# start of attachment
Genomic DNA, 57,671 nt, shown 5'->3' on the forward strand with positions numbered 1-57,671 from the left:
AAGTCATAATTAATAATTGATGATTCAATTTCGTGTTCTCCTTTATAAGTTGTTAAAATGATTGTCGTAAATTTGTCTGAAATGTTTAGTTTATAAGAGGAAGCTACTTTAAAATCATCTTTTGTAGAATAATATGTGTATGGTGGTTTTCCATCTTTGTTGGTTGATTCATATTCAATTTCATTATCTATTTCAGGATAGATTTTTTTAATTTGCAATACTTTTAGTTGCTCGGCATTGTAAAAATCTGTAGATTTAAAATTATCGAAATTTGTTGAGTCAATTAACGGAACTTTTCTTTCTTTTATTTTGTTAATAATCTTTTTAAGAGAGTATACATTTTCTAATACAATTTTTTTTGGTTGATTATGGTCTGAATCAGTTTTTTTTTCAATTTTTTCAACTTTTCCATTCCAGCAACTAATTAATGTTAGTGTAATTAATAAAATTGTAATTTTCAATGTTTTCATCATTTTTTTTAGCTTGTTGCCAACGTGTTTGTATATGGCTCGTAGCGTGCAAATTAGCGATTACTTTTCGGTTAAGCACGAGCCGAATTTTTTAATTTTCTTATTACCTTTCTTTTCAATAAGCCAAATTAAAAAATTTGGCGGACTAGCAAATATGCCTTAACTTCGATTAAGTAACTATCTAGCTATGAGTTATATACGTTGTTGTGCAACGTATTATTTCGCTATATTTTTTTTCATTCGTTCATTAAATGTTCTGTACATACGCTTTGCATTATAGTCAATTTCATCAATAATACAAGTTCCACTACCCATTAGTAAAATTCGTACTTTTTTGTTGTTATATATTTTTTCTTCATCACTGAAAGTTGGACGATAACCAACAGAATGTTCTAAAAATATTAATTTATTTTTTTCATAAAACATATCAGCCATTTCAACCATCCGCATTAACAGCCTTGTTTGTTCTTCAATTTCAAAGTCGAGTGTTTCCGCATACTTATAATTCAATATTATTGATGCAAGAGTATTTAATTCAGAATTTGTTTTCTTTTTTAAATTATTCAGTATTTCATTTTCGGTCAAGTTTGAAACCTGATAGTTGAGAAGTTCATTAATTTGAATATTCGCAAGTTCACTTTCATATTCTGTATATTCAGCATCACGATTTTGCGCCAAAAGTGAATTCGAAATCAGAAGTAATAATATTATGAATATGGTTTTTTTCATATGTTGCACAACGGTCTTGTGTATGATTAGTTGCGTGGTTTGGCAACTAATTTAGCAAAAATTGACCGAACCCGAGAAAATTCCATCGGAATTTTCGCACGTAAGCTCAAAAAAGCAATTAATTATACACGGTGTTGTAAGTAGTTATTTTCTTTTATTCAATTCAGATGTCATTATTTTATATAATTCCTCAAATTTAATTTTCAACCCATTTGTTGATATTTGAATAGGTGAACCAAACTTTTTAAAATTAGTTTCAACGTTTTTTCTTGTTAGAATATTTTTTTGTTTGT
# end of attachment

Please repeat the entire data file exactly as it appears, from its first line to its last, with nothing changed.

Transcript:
Genomic DNA, 57,671 nt, shown 5'->3' on the forward strand with positions numbered 1-57,671 from the left:
AAGTCATAATTAATAATTGATGATTCAATTTCGTGTTCTCCTTTATAAGTTGTTAAAATGATTGTCGTAAATTTGTCTGAAATGTTTAGTTTATAAGAGGAAGCTACTTTAAAATCATCTTTTGTAGAATAATATGTGTATGGTGGTTTTCCATCTTTGTTGGTTGATTCATATTCAATTTCATTATCTATTTCAGGATAGATTTTTTTAATTTGCAATACTTTTAGTTGCTCGGCATTGTAAAAATCTGTAGATTTAAAATTATCGAAATTTGTTGAGTCAATTAACGGAACTTTTCTTTCTTTTATTTTGTTAATAATCTTTTTAAGAGAGTATACATTTTCTAATACAATTTTTTTTGGTTGATTATGGTCTGAATCAGTTTTTTTTTCAATTTTTTCAACTTTTCCATTCCAGCAACTAATTAATGTTAGTGTAATTAATAAAATTGTAATTTTCAATGTTTTCATCATTTTTTTTAGCTTGTTGCCAACGTGTTTGTATATGGCTCGTAGCGTGCAAATTAGCGATTACTTTTCGGTTAAGCACGAGCCGAATTTTTTAATTTTCTTATTACCTTTCTTTTCAATAAGCCAAATTAAAAAATTTGGCGGACTAGCAAATATGCCTTAACTTCGATTAAGTAACTATCTAGCTATGAGTTATATACGTTGTTGTGCAACGTATTATTTCGCTATATTTTTTTTCATTCGTTCATTAAATGTTCTGTACATACGCTTTGCATTATAGTCAATTTCATCAATAATACAAGTTCCACTACCCATTAGTAAAATTCGTACTTTTTTGTTGTTATATATTTTTTCTTCATCACTGAAAGTTGGACGATAACCAACAGAATGTTCTAAAAATATTAATTTATTTTTTTCATAAAACATATCAGCCATTTCAACCATCCGCATTAACAGCCTTGTTTGTTCTTCAATTTCAAAGTCGAGTGTTTCCGCATACTTATAATTCAATATTATTGATGCAAGAGTATTTAATTCAGAATTTGTTTTCTTTTTTAAATTATTCAGTATTTCATTTTCGGTCAAGTTTGAAACCTGATAGTTGAGAAGTTCATTAATTTGAATATTCGCAAGTTCACTTTCATATTCTGTATATTCAGCATCACGATTTTGCGCCAAAAGTGAATTCGAAATCAGAAGTAATAATATTATGAATATGGTTTTTTTCATATGTTGCACAACGGTCTTGTGTATGATTAGTTGCGTGGTTTGGCAACTAATTTAGCAAAAATTGACCGAACCCGAGAAAATTCCATCGGAATTTTCGCACGTAAGCTCAAAAAAGCAATTAATTATACACGGTGTTGTAAGTAGTTATTTTCTTTTATTCAATTCAGATGTCATTATTTTATATAATTCCTCAAATTTAATTTTCAACCCATTTGTTGATATTTGAATAGGTGAACCAAACTTTTTAAAATTAGTTTCAACGTTTTTTCTTGTTAGAATATTTTTTTGTTTGT